A center for medical innovations, Boston was also a growing metropolis in the 19th century when a massive influx of migrants and immigrants, many of whom were poor, at risk of diseases like cholera, typhoid and dysentery. Boston City Hospital (BCH) opened in 1864 and was the first municipal hospital established in the United States. Much of the original campus has been altered or lost, but segments of early buildings have been preserved along Harrison Avenue. Although the hospital merged with Boston University Medical School in 1996 to become Boston Medical Center, it maintains a distinguished research facility in partnership with Harvard Medical School, and strength in infectious disease investigations, while also continuing its mission of serving the neediest residents of the city.
3. The Grove Hall Welfare Office (Mother Caroline Academy), 515 Blue Hill Avenue
After several years attempting to change the discriminatory treatment of black women in dispensing public welfare benefits, a group of 30 women, organized as Mothers for Adequate Welfare, peacefully occupied the City’s welfare offices in Grove Hall on Thursday, June 1, 1967. They chained the doors to the welfare offices and staged an overnight sit-in that, by Friday June 2nd, had broadened to about 50 people, including men and children. Around the building, more than 200 people had gathered in support of the women. Mothers for Adequate Welfare made a list of demands directly to the director of the welfare office, but no agreement was reached before the police arrived, breaking down the doors, and aggressively removing the women.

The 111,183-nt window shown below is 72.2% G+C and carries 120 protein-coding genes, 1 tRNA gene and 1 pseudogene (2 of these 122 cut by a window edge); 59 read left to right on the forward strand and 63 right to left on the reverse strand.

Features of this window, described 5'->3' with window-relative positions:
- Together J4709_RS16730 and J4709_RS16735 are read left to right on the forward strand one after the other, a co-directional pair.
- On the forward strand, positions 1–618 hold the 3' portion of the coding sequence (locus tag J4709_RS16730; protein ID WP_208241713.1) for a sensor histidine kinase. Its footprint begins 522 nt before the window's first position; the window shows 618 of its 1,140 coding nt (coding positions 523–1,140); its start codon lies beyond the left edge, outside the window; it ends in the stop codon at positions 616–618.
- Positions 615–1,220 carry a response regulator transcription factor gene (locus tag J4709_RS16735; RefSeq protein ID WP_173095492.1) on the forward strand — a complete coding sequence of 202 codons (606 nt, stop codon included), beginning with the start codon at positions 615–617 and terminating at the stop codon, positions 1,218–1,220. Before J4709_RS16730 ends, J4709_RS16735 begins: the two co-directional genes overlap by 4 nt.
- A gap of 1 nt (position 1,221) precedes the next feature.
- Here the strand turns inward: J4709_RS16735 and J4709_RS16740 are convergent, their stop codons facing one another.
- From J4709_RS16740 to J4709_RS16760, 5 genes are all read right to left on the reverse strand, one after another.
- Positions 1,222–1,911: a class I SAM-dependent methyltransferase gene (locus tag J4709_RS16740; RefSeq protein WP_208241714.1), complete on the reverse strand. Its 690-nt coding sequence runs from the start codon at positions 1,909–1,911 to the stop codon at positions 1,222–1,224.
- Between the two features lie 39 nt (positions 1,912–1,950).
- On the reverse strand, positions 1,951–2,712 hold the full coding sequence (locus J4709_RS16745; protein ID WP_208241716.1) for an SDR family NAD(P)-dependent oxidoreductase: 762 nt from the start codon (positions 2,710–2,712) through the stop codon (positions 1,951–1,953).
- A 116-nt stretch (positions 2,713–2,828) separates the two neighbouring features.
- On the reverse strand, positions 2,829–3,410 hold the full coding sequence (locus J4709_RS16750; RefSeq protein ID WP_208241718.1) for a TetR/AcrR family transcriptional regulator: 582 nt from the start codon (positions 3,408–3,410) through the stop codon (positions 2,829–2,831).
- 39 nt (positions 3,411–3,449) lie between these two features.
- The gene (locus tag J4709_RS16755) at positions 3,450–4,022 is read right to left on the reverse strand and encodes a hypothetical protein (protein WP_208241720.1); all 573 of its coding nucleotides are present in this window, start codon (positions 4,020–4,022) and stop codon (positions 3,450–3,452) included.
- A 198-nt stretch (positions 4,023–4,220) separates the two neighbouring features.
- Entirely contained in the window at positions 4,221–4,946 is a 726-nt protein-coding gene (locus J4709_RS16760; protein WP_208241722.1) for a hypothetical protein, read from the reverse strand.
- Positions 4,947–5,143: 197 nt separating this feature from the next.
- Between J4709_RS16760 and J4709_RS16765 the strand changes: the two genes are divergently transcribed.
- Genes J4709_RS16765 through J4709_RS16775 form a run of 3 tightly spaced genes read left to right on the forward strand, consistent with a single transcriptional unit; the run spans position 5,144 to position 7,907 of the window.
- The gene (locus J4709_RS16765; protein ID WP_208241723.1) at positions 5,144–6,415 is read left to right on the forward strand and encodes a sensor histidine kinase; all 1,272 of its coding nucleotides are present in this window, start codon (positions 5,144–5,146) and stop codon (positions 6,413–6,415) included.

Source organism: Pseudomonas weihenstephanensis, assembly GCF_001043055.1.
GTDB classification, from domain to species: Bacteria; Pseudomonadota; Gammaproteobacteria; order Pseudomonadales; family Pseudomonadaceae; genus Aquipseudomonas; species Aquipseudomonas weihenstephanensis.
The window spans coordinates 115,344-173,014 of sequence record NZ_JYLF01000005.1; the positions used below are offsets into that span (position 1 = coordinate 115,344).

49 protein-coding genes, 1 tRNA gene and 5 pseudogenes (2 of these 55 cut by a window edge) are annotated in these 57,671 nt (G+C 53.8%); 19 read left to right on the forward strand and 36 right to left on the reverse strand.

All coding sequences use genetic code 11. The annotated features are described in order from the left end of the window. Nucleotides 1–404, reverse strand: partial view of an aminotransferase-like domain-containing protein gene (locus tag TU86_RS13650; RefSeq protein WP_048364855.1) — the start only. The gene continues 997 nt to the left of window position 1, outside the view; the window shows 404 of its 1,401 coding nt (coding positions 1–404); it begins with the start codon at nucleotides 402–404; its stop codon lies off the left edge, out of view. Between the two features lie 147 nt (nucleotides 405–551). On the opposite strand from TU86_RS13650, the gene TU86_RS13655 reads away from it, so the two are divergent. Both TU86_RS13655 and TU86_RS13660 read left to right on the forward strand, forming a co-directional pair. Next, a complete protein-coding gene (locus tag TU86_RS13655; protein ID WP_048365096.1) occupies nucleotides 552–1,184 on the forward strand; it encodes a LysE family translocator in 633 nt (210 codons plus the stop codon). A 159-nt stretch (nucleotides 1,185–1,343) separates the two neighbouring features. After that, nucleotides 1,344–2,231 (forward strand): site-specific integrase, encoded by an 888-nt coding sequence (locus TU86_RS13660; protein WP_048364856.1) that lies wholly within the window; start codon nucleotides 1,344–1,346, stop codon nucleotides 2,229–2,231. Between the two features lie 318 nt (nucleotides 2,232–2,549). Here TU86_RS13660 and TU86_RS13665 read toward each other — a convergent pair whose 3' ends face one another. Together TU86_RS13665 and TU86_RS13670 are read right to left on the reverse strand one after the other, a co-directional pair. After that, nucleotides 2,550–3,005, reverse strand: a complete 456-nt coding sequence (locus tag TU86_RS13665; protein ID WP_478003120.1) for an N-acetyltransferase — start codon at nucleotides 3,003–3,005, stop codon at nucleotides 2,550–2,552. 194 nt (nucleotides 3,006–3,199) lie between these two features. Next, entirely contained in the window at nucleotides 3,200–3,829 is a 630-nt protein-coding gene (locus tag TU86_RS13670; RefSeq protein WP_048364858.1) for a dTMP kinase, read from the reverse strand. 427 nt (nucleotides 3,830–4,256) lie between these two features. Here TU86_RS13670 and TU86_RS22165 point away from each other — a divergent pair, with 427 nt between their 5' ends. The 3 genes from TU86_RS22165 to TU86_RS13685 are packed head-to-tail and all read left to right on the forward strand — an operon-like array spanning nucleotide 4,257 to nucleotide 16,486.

The police’s moves generated protests from the surrounding crowd which immediately turned violent. Over the next three days, crowds threw rocks, set cars ablaze and smashed storefronts, devastating the businesses in Grove Hall. By Monday, the violence had ended and clean up began. Welfare reforms were few and came very slowly, but the activism of the Roxbury mothers shed light on the deep iniquities in Boston’s black community, and bolstered the coming decades’ fights for better schools, jobs, good wages, and fairness in the law.
The City no longer dispenses welfare benefits. The welfare building in Grove Hall is now the home of Mother Caroline Academy, a tuition free school for girls in grades 4 to 8.